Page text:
The Recorder – ‘There’s no need’ to litter: Wendell women organize trash pickup in memory of former Selectboard member
Published: 4/19/2022 4:11:52 PM
WENDELL — Rain seemed to keep a lot of potential anti-litterbugs inside on Tuesday, but some braved the sogginess to remove debris from roadsides in the resurrection of the annual cleanup on hiatus for two years due to the COVID-19 pandemic.
Anne Diemand-Bucci and Maggie Houghton organized the largely decentralized litter pickup. Those willing to participate Tuesday met at the Town Offices at 9 Morse Village Road at 10 a.m. to receive trash bags, but people were encouraged to roll up their sleeves anytime between April 16 and 19 if Tuesday was not convenient.
Diemand-Bucci said she has been involved with the cleanup for roughly 45 years “because I think trash sucks. I think litter is stupid.”
“There’s no need for it,” she added on Lockes Village Road, where she and Houghton picked up debris. “It just bothered me to see it.”
This year’s event was held in memory of former Selectboard member Ted Lewis, who died in June 2021 and had long been a partner in organizing the annual litter pickup. Harry Williston, who married Lewis’ sister about 54 years ago, took over his brother-in-law’s regular responsibility of driving a pickup truck filled with trash bags to the Wendell Recycling and Transfer Station.
“(Lewis) was involved with this right from the beginning,” he said, “because of the mess on the side of the road. It doesn’t take an Einstein to realize that people are slobs.”
Cleanup participants could leave full bags of trash safely off the road and inform organizers of the roads they cleaned. That way the bags could be collected at around noon on Tuesday. People could also bring filled trash bags to the Recycling and Transfer Station at 341 New Salem Road.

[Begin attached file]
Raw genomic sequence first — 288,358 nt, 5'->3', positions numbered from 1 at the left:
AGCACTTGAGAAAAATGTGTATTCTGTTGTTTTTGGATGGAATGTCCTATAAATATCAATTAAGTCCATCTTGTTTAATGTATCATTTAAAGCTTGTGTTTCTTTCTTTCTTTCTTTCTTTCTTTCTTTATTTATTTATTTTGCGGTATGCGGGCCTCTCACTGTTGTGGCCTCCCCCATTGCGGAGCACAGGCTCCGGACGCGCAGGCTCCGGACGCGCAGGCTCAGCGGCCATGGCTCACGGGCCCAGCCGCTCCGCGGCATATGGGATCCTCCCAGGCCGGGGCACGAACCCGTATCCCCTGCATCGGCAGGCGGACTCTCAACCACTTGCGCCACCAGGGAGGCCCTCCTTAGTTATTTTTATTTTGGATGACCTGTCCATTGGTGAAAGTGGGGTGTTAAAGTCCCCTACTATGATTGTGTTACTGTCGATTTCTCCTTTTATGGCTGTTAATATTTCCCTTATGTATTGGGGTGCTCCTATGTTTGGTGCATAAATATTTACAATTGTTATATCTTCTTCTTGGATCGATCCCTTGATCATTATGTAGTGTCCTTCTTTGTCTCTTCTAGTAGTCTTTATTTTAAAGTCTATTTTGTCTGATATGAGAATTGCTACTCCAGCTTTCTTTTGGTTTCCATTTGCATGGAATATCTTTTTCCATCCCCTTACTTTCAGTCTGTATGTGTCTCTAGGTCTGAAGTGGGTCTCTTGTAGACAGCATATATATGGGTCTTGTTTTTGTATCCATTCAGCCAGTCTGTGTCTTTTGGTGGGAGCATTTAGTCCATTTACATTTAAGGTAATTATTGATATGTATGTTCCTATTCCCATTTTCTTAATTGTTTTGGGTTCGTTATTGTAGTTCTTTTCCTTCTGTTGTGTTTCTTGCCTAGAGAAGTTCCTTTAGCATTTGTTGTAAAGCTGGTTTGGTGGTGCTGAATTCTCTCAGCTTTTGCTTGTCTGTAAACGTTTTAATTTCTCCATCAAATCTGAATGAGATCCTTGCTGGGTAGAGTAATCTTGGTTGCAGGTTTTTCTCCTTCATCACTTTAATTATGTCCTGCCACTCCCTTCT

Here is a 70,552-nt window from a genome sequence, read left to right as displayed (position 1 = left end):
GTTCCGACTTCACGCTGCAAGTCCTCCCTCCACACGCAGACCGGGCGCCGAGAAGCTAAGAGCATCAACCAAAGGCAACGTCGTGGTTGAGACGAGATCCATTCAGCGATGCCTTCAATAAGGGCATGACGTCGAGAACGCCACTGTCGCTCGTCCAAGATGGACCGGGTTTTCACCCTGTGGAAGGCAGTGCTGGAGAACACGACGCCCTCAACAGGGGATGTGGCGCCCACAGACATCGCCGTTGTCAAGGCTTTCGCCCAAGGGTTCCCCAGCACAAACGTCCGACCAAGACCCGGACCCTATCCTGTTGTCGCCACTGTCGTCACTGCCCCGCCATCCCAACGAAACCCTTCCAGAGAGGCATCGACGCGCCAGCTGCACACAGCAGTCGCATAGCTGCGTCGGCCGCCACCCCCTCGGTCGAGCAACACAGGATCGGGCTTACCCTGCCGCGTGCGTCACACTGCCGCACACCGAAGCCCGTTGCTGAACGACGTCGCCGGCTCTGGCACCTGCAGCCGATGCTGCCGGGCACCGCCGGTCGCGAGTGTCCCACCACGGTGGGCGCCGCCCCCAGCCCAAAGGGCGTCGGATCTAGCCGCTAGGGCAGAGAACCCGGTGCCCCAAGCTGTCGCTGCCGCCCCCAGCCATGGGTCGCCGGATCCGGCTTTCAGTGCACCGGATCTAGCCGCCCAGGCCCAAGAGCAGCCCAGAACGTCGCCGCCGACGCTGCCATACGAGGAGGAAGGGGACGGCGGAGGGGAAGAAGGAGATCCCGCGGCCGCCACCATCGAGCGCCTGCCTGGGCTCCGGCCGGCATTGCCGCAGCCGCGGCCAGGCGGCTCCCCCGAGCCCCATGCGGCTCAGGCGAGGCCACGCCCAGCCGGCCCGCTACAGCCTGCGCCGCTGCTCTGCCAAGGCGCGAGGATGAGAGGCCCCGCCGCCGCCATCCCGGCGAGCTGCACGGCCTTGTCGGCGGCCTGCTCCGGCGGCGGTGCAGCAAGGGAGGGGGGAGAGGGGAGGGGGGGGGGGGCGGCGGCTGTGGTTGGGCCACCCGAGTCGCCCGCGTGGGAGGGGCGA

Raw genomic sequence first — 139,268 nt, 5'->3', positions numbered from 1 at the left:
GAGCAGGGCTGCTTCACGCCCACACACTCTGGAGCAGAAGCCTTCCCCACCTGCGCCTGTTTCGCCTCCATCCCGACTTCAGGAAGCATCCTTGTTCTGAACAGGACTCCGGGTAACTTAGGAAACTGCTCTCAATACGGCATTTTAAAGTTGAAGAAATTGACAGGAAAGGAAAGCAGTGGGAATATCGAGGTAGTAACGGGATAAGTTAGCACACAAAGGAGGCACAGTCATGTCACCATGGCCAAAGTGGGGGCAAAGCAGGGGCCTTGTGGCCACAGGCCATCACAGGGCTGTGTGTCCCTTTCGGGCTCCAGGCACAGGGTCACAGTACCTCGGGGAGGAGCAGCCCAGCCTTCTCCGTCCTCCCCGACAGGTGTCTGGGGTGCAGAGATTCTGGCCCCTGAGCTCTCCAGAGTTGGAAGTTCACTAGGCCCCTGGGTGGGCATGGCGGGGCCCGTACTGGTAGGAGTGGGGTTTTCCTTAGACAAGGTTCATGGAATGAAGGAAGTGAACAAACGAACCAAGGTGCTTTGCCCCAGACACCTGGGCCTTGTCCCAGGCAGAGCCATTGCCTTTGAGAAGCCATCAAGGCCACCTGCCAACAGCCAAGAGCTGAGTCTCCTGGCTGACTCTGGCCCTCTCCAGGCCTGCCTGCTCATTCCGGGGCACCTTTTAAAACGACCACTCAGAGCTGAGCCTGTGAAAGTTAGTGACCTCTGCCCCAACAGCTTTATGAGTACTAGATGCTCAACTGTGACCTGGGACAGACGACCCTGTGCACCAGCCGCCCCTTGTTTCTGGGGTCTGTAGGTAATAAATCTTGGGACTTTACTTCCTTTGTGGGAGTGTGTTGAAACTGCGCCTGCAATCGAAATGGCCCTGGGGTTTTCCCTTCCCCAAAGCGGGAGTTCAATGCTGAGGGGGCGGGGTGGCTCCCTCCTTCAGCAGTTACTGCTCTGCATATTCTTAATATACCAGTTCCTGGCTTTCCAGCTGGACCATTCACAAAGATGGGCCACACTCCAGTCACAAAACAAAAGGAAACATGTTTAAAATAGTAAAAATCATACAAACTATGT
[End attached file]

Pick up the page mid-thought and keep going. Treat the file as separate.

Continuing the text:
Houghton said people had accumulated trash in neat piles near utility poles on the side of Lockes Village Road about 10 days before their cleanup. She mentioned that a man had bought her a candy bar from the Wendell Country Store on Monday after seeing her clear debris on Montague Road over the weekend.
“That was very sweet of him,” she said, adding that cyclists often thank her when they ride past while she’s picking up trash.
The three said the most common items found tossed on roadsides are usually empty beer bottles, nip bottles and lottery tickets. They said that though it is frustrating to always find lots of debris, the problem is likely getting marginally better, except for the presence of nip bottles.
“It’s stuff (motorists) don’t want to get caught with,” Williston said.
As for the strangest thing she’s ever found, Diemand-Bucci said she and Lewis once stumbled across a dead pig triple-bagged off Wendell Depot Road.
“It was disgusting,” she said, recalling she initially thought it might be a human body. “It was the weirdest thing, that was definitely decomposing.”
Separately, 50-year resident Judy Putnam spent time cleaning up trash along Montague Road “because I like this town and I want to see it clean and nice for everybody who comes here.”
She said she started around 10 a.m. and was finding a lot of beer and nip bottles and empty doughnut boxes.
“I need to go get another bag, I guess,” she said at around 10:45 a.m.
Reach Domenic Poli at: firstname.lastname@example.org or 413-772-0261, ext. 262.